Get well Steve, and get a plan
Steve Jobs' Silicon valley colleagues wish him the best, but like everyone else, they wonder what's next for Apple.
SAN FRANCISCO (Fortune) -- A day after Steve Jobs announced he would take a medical leave of absence, the Apple CEO's Silicon Valley colleagues are first and foremost wishing him well. There seems to be a consensus that Jobs has disclosed what he needs to, and that in the short-term, at least, the details of his health are a private matter.
But now more than ever, his colleagues also believe that Apple needs to put forth its plan for a scenario where Jobs does not return in a full-time capacity.
"Let him deal with his health on his own, it is not a business issue," says Marten Mickos, a senior vice-president at Sun Microsystems (JAVA, Fortune 500). "No matter whether CEOs are healthy or not, there is always a risk that they will suddenly become unable to do their job. What could be discussed publicly is what kind of succession plan Apple generally has. That's a worthy topic in my mind."
One of Google's (GOOG, Fortune 500) earliest investors Ram Shriram agrees. "It is especially important for large-cap companies to have a clear plan of succession in place for any eventuality," he says. "Companies where there is continuity without disruption in the succession planning process tend to do better over the long-term."
How well Apple (AAPL, Fortune 500) would fare without Jobs is, of course, the next area of focus here in the Valley and beyond. Jobs gave Salesforce.com (CRM) CEO Marc Benioff his first job writing software in 1984. "There is no greater leader in our industry than Steve Jobs," Benioff says.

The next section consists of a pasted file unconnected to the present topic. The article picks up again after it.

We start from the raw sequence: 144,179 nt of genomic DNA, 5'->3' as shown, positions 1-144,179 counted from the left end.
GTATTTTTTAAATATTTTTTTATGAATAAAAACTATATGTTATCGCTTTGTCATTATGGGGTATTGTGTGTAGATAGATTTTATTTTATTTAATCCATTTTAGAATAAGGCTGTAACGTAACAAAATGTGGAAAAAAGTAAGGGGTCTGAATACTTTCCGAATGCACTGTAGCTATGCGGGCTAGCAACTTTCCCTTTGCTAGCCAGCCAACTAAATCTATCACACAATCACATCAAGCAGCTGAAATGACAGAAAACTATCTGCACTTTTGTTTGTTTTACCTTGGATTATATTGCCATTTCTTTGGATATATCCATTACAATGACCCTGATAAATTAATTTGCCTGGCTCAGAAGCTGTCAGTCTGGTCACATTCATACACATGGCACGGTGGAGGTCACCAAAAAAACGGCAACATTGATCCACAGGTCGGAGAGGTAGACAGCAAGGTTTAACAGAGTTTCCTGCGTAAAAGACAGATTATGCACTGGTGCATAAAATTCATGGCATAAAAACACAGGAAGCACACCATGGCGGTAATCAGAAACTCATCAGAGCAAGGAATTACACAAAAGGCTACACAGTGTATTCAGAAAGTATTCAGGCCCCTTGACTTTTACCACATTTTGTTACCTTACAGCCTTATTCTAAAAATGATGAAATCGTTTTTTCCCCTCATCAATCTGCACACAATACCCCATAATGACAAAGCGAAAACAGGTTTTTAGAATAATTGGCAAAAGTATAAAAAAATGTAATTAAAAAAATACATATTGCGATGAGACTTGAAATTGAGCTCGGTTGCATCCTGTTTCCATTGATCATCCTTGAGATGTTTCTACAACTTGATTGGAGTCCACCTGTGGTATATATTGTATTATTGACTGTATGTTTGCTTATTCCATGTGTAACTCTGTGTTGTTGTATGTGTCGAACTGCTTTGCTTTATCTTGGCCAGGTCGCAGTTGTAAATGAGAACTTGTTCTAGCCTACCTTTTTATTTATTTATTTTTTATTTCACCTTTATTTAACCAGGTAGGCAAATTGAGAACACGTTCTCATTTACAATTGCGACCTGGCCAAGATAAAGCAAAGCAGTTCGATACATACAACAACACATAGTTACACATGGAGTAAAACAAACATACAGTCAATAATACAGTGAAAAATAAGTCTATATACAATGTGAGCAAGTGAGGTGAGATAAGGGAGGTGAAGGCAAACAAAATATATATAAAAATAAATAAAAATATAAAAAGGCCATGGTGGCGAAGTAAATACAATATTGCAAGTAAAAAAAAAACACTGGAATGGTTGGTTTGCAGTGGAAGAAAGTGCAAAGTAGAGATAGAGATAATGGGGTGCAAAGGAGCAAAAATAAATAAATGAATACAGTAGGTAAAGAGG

That said, But most in the Valley think Apple will continue to dominate its competitors even without Jobs at the helm day today. Consider the runaway success of the iPhone, and the increasing share of the PC market Apple is grabbing.
"Apple has never been in a stronger position than it is today," says Bill Gurley, a venture capitalist with Benchmark Capital. "If the company can't succeed with the head-start, then it is a sad indictment of just how hard it is to hire great CEOs."
Gina Bianchini, a Cupertino native and CEO of Web startup Ning, suggests looking at Apple's financial results as a barometer during Jobs' absence. "If Apple continues to knock it out of the park - or at least doesn't crash and burn while others limp along - then he's done what he needed to do to ensure the ongoing health and success of Apple."
Pinning the future of the company on Jobs is not fair to the team he has put in place, says Marc Hedlund, CEO of Web startup WeSabe, and a force in the Valley's open software movement.
"I think Apple did the right thing, and all the sturm und drang about it is ridiculous," Hedlund says. "I hope Steve gets better quickly and gets back to work, but on the other hand, Apple is made up of a huge number of extremely talented people. Putting too much emphasis on Steve's health as the sole determiner of Apple's worth is an insult to the people who work so hard to make Apple's products great."